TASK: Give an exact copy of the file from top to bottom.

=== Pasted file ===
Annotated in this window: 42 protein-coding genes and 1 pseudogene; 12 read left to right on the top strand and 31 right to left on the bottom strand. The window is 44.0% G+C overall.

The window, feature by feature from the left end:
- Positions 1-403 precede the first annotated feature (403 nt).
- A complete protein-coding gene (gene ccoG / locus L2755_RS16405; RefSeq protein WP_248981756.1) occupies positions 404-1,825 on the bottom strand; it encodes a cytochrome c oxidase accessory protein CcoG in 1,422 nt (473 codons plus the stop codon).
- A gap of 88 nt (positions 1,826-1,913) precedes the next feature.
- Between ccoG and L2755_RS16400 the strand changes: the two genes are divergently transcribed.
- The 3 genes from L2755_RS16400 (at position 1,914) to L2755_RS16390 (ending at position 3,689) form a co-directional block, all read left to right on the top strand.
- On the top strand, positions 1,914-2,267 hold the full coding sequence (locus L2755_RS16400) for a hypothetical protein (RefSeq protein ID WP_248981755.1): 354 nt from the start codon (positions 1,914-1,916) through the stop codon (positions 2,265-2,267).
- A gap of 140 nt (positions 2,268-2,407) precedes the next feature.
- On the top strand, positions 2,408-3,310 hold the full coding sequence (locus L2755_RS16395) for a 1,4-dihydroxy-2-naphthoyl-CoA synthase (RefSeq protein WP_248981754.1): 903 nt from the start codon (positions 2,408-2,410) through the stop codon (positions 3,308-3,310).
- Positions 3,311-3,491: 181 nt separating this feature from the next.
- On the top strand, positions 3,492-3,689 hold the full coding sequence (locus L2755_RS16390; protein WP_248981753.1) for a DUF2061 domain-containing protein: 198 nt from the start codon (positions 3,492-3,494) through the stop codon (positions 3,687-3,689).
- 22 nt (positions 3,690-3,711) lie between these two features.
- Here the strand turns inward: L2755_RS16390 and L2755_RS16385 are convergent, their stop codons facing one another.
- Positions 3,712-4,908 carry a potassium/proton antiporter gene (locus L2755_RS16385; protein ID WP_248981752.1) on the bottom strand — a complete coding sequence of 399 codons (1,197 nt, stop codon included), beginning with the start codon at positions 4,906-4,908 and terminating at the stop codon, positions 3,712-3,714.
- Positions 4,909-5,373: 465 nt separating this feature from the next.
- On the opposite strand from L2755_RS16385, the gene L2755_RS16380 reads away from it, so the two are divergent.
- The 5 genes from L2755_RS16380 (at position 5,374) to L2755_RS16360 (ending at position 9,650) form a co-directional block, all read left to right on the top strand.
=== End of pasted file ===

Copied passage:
Annotated in this window: 42 protein-coding genes and 1 pseudogene; 12 read left to right on the top strand and 31 right to left on the bottom strand. The window is 44.0% G+C overall.

The window, feature by feature from the left end:
- Positions 1-403 precede the first annotated feature (403 nt).
- A complete protein-coding gene (gene ccoG / locus L2755_RS16405; RefSeq protein WP_248981756.1) occupies positions 404-1,825 on the bottom strand; it encodes a cytochrome c oxidase accessory protein CcoG in 1,422 nt (473 codons plus the stop codon).
- A gap of 88 nt (positions 1,826-1,913) precedes the next feature.
- Between ccoG and L2755_RS16400 the strand changes: the two genes are divergently transcribed.
- The 3 genes from L2755_RS16400 (at position 1,914) to L2755_RS16390 (ending at position 3,689) form a co-directional block, all read left to right on the top strand.
- On the top strand, positions 1,914-2,267 hold the full coding sequence (locus L2755_RS16400) for a hypothetical protein (RefSeq protein ID WP_248981755.1): 354 nt from the start codon (positions 1,914-1,916) through the stop codon (positions 2,265-2,267).
- A gap of 140 nt (positions 2,268-2,407) precedes the next feature.
- On the top strand, positions 2,408-3,310 hold the full coding sequence (locus L2755_RS16395) for a 1,4-dihydroxy-2-naphthoyl-CoA synthase (RefSeq protein WP_248981754.1): 903 nt from the start codon (positions 2,408-2,410) through the stop codon (positions 3,308-3,310).
- Positions 3,311-3,491: 181 nt separating this feature from the next.
- On the top strand, positions 3,492-3,689 hold the full coding sequence (locus L2755_RS16390; protein WP_248981753.1) for a DUF2061 domain-containing protein: 198 nt from the start codon (positions 3,492-3,494) through the stop codon (positions 3,687-3,689).
- 22 nt (positions 3,690-3,711) lie between these two features.
- Here the strand turns inward: L2755_RS16390 and L2755_RS16385 are convergent, their stop codons facing one another.
- Positions 3,712-4,908 carry a potassium/proton antiporter gene (locus L2755_RS16385; protein ID WP_248981752.1) on the bottom strand — a complete coding sequence of 399 codons (1,197 nt, stop codon included), beginning with the start codon at positions 4,906-4,908 and terminating at the stop codon, positions 3,712-3,714.
- Positions 4,909-5,373: 465 nt separating this feature from the next.
- On the opposite strand from L2755_RS16385, the gene L2755_RS16380 reads away from it, so the two are divergent.
- The 5 genes from L2755_RS16380 (at position 5,374) to L2755_RS16360 (ending at position 9,650) form a co-directional block, all read left to right on the top strand.